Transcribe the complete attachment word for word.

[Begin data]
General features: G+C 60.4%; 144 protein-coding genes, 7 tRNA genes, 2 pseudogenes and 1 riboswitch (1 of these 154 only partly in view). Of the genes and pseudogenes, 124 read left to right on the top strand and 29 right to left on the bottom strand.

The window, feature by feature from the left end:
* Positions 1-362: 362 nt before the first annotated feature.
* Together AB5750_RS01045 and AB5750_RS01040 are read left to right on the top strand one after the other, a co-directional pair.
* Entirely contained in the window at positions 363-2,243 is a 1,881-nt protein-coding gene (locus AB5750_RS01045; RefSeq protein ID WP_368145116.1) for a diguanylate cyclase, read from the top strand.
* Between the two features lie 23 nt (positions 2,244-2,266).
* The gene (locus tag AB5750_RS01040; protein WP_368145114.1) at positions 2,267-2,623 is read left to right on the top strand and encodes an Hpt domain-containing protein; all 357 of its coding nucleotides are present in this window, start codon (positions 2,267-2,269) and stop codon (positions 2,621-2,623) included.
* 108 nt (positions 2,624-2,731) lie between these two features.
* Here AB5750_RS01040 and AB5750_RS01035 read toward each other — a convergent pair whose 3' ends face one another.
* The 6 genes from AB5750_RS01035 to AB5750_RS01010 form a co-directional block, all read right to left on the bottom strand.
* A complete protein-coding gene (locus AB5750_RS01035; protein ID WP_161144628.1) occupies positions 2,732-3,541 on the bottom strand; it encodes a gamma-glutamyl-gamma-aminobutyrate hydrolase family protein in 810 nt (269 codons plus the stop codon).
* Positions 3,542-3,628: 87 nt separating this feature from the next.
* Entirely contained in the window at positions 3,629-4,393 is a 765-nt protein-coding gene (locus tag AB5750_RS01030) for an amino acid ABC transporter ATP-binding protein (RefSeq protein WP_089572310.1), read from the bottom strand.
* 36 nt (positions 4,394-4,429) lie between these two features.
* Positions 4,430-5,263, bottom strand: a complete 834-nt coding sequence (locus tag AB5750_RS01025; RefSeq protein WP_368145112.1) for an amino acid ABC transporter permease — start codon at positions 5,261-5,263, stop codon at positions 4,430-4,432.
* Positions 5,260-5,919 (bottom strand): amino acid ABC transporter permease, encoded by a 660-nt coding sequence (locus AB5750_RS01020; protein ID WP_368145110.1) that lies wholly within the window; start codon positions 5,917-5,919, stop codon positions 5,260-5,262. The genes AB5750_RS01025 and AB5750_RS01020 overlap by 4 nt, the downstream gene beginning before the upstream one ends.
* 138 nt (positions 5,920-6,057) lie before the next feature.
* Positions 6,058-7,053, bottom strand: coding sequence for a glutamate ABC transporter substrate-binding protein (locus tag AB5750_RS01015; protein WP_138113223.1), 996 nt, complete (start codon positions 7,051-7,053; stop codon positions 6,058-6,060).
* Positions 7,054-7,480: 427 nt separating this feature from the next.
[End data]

General features: G+C 60.4%; 144 protein-coding genes, 7 tRNA genes, 2 pseudogenes and 1 riboswitch (1 of these 154 only partly in view). Of the genes and pseudogenes, 124 read left to right on the top strand and 29 right to left on the bottom strand.

The window, feature by feature from the left end:
* Positions 1-362: 362 nt before the first annotated feature.
* Together AB5750_RS01045 and AB5750_RS01040 are read left to right on the top strand one after the other, a co-directional pair.
* Entirely contained in the window at positions 363-2,243 is a 1,881-nt protein-coding gene (locus AB5750_RS01045; RefSeq protein ID WP_368145116.1) for a diguanylate cyclase, read from the top strand.
* Between the two features lie 23 nt (positions 2,244-2,266).
* The gene (locus tag AB5750_RS01040; protein WP_368145114.1) at positions 2,267-2,623 is read left to right on the top strand and encodes an Hpt domain-containing protein; all 357 of its coding nucleotides are present in this window, start codon (positions 2,267-2,269) and stop codon (positions 2,621-2,623) included.
* 108 nt (positions 2,624-2,731) lie between these two features.
* Here AB5750_RS01040 and AB5750_RS01035 read toward each other — a convergent pair whose 3' ends face one another.
* The 6 genes from AB5750_RS01035 to AB5750_RS01010 form a co-directional block, all read right to left on the bottom strand.
* A complete protein-coding gene (locus AB5750_RS01035; protein ID WP_161144628.1) occupies positions 2,732-3,541 on the bottom strand; it encodes a gamma-glutamyl-gamma-aminobutyrate hydrolase family protein in 810 nt (269 codons plus the stop codon).
* Positions 3,542-3,628: 87 nt separating this feature from the next.
* Entirely contained in the window at positions 3,629-4,393 is a 765-nt protein-coding gene (locus tag AB5750_RS01030) for an amino acid ABC transporter ATP-binding protein (RefSeq protein WP_089572310.1), read from the bottom strand.
* 36 nt (positions 4,394-4,429) lie between these two features.
* Positions 4,430-5,263, bottom strand: a complete 834-nt coding sequence (locus tag AB5750_RS01025; RefSeq protein WP_368145112.1) for an amino acid ABC transporter permease — start codon at positions 5,261-5,263, stop codon at positions 4,430-4,432.
* Positions 5,260-5,919 (bottom strand): amino acid ABC transporter permease, encoded by a 660-nt coding sequence (locus AB5750_RS01020; protein ID WP_368145110.1) that lies wholly within the window; start codon positions 5,917-5,919, stop codon positions 5,260-5,262. The genes AB5750_RS01025 and AB5750_RS01020 overlap by 4 nt, the downstream gene beginning before the upstream one ends.
* 138 nt (positions 5,920-6,057) lie before the next feature.
* Positions 6,058-7,053, bottom strand: coding sequence for a glutamate ABC transporter substrate-binding protein (locus tag AB5750_RS01015; protein WP_138113223.1), 996 nt, complete (start codon positions 7,051-7,053; stop codon positions 6,058-6,060).
* Positions 7,054-7,480: 427 nt separating this feature from the next.